Six Habits of Top Performing Sales Leaders
Most people don't like to be on the proverbial hot seat. Professional coaches, (NFL, NBA, MLB) politicians, CEO's, individual contributors. Why would you, right? Sales leaders however, especially top performing sales leaders thrive on it. That is what the job is. Every month or every quarter they're basically trying out to make their own team. Sales leaders live under a microscope of constant scrutiny. So how do they do it? Better yet, how do top performing sales leaders perform and consistently deliver their number in this pressure-cooker work environment?Here are six habits of top performing sales leaders.
1. Act as a Talent Magnet
As much as we might want to believe and despite how hard we may try, no sales leader can simultaneously:
- Fly in and save the day by closing "the big deal." This of course is not a scalable or repeatable solution
- Consistently convince delivery to work on unqualified job orders
- Actively coach reps in the field
- Set the sales strategy
The point is, nobody can be in more than one place at a time and sales leaders certainly can't be solving every single problem and coming up with every solution (although I know many who try). Top performing sales leaders know that in order to consistently meet and exceed their sales quota that they must rely on their team members to get the job done. This starts with understanding the common attributes that make up an "A" player or a "rainmaker." I've learned through observation that behind every burnt-out sales leader is a sales team lacking autonomy and empowerment to do their job. The part of being a talent magnate is recognizing "A player" talent and the second part is developing a systematic plan to onboard and develop that talent into a top performer. Top performing sales leaders excel at this.
Your Action Plan
Sales leaders must become world class in identifying and hiring top sales talent. The CEO must become world class in attracting and hiring top sales leaders.
2. Don't Fret Your Weaknesses, Embrace Them
Most sales leaders (and salespeople in general) are sensitive to their ego and how they're perceived by their peers and subordinates. As such, they fear showing weakness, making mistakes and not knowing or having all of the answers. Sales leaders want to appear to be in complete control all the time. The problem however is when sales leaders try to act like they're in control when they're not. This happens and when it does, they come across disingenuous to the entire team. Salespeople see right through the charade. Top performing sales leaders don't let their ego and pride drive their actions, either should you.
Your Action Plan
Come to terms with your weaknesses. Hell, nobody is perfect. Surround yourself with team members who can compliment your skill set by excelling in areas that you struggle or don't enjoy. For extra credit, make yourself vulnerable in front of your team, it shows you're a real, genuine human being. It's authentic and people like that. And it does wonders for gaining buy-in from team members.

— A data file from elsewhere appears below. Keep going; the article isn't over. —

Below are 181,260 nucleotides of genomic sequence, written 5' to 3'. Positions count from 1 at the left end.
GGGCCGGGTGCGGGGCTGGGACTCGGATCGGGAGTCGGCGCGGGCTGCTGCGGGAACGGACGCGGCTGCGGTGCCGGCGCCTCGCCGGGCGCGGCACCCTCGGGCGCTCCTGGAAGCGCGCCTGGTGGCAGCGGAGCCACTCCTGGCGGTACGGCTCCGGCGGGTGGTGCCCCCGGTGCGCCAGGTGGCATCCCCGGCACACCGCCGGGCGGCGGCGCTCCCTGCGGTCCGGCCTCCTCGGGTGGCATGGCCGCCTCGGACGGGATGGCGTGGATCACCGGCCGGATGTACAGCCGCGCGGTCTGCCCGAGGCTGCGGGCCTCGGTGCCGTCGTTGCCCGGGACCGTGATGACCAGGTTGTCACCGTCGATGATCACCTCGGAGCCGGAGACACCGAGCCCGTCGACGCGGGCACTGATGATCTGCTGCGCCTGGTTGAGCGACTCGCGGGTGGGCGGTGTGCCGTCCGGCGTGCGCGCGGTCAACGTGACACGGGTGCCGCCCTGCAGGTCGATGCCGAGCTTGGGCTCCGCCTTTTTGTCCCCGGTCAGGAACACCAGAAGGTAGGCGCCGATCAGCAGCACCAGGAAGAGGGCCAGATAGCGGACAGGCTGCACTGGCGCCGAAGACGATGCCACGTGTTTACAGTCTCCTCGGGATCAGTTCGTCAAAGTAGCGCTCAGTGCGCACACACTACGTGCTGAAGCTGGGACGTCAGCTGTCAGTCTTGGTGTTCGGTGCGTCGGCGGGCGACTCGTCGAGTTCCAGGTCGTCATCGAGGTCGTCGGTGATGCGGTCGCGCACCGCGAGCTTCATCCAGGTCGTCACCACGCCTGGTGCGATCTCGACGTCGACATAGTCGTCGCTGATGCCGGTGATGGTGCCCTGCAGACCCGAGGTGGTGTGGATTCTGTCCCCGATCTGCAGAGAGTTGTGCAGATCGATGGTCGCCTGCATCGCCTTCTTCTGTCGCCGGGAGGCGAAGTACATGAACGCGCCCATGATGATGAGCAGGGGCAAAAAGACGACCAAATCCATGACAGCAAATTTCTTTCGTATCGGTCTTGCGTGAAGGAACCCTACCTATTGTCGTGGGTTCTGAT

3. Stay Focused on the Goal
The best sales leaders are quota and deadline driven. Top performing sales leaders have a natural disposition of being goal oriented and fixating their team on achieving their revenue goals above everything else. This means they block out all other distractions and remove all negativity that can sidetrack their team. Top sales leaders keep their team focused and moving forward with a sense of urgency, regardless of the circumstances.
Your Action Plan
Remove all the noise that is preventing your salespeople from performing and make it as easy as possible for your sales reps to execute. Remove all obstacles and remember KISS-Keep It Simple Stupid.
4. Create a Highly Competitive Sales Culture
Top performing sales leaders hold their salespeople to a higher level of accountability than under performing sales leaders. A study by the Harvard Business Review found that seventy-five percent of high-performing sales managers agreed that their salespeople are consistently measured and held accountable against their sales quota, compared to 58% of under performing sales managers. However, their authority is not autocratically governed as you might think. Rather, it is based on a highly competitive sales culture where team members continually strive to prove themselves by competing with their peers. This behavior drives higher overall team performance. Overachievers receive praise and public recognition while underachievers are ostracized until they prove otherwise. This highly competitive culture is responsible for creating the peer-pressure and attention-seeking environment that eliminates mediocrity and complacency. As you can probably imagine, people who are happy and content with simply being average and coming in second place don't last long in a competitive culture like this.